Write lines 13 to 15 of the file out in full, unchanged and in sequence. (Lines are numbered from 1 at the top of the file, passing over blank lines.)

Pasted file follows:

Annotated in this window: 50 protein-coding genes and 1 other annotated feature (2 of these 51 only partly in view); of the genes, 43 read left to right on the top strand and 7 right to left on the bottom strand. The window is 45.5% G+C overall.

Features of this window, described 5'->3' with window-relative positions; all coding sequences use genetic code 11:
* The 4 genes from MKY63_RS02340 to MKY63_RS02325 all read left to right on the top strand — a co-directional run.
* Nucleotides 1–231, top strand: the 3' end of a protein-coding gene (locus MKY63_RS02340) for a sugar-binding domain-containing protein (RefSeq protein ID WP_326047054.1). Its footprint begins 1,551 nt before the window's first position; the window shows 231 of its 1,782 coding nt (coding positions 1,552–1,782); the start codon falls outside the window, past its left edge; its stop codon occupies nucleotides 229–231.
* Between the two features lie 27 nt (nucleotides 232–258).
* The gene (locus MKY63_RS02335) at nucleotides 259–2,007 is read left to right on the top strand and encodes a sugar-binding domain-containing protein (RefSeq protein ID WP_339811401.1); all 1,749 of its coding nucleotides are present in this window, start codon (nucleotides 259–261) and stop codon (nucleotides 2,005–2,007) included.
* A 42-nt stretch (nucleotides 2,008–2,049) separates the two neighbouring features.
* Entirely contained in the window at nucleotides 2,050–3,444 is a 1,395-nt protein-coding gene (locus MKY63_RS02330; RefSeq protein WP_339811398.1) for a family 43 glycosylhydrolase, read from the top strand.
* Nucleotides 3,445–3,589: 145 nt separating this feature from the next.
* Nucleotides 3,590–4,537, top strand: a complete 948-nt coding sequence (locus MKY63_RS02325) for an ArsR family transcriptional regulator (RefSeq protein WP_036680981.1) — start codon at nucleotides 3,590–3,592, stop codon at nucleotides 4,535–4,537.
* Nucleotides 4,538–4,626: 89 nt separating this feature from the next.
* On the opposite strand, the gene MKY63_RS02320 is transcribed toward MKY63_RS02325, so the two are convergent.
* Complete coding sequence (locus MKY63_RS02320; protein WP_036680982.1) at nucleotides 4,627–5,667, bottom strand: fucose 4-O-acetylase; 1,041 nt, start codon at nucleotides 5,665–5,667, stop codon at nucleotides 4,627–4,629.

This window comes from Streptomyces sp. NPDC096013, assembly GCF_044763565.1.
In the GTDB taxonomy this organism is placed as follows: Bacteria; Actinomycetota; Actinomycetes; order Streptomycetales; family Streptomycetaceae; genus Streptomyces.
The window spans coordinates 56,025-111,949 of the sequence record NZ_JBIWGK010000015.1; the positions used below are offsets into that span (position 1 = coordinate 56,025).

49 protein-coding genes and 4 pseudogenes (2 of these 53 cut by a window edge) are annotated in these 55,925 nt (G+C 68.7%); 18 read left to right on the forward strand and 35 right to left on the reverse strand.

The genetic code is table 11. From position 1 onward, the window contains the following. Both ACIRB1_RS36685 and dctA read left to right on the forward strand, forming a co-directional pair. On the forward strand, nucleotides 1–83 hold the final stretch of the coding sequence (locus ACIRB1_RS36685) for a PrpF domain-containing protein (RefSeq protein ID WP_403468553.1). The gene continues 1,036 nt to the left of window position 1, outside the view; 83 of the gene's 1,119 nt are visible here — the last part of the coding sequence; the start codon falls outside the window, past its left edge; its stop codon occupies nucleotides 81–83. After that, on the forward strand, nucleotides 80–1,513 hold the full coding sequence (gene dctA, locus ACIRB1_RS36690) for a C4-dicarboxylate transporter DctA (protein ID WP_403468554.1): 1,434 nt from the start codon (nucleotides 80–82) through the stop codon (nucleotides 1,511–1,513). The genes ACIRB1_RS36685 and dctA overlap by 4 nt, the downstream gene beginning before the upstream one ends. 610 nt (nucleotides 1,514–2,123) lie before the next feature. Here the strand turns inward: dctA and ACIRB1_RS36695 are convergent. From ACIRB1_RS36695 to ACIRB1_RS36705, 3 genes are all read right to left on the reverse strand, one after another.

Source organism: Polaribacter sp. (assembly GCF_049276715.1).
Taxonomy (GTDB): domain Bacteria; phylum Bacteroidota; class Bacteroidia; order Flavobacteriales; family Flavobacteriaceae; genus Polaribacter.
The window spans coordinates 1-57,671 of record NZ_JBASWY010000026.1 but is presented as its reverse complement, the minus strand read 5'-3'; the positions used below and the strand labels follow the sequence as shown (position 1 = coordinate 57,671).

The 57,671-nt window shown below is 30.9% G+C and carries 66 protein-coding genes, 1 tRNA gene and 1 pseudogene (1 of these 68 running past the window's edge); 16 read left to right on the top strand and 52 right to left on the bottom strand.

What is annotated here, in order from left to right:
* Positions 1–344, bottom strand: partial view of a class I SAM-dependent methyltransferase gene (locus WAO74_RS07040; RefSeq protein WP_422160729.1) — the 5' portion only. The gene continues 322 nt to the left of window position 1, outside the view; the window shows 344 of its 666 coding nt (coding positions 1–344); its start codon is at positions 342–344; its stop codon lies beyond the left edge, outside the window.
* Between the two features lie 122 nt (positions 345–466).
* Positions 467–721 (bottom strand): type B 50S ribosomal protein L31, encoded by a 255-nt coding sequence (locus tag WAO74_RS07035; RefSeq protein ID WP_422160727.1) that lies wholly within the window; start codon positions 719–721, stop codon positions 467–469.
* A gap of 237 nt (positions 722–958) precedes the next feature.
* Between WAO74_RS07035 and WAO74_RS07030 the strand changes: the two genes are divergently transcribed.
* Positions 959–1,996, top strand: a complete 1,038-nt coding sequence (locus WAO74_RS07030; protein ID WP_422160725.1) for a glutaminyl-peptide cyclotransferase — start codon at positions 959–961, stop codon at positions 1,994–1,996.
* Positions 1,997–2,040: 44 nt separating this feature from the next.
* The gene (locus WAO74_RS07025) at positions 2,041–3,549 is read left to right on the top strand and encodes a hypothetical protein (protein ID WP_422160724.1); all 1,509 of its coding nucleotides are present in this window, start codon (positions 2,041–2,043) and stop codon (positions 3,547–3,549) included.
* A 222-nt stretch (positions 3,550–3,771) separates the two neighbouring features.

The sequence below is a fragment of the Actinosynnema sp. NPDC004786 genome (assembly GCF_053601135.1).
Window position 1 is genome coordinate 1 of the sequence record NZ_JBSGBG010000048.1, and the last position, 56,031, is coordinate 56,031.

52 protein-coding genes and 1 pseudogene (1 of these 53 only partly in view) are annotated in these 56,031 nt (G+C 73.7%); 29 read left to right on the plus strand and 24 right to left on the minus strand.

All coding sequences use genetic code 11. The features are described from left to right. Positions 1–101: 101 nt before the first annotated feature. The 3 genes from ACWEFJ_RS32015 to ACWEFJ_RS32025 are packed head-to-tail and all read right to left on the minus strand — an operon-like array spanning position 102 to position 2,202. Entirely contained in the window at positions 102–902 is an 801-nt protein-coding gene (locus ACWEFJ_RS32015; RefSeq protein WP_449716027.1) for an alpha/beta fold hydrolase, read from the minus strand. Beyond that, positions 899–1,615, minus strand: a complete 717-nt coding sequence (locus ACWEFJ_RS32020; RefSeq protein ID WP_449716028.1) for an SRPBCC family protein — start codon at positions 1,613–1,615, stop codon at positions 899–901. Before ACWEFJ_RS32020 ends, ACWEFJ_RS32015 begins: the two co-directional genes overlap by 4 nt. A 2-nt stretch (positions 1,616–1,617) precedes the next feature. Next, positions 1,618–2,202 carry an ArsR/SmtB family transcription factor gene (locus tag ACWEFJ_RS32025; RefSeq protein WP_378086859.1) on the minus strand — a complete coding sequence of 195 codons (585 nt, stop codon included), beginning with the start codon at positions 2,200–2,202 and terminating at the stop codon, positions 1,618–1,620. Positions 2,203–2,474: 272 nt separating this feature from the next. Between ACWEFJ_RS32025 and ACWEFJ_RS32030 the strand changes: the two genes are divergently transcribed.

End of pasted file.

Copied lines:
* Complete coding sequence (locus MKY63_RS02320; protein WP_036680982.1) at nucleotides 4,627–5,667, bottom strand: fucose 4-O-acetylase; 1,041 nt, start codon at nucleotides 5,665–5,667, stop codon at nucleotides 4,627–4,629.

This window comes from Streptomyces sp. NPDC096013, assembly GCF_044763565.1.
In the GTDB taxonomy this organism is placed as follows: Bacteria; Actinomycetota; Actinomycetes; order Streptomycetales; family Streptomycetaceae; genus Streptomyces.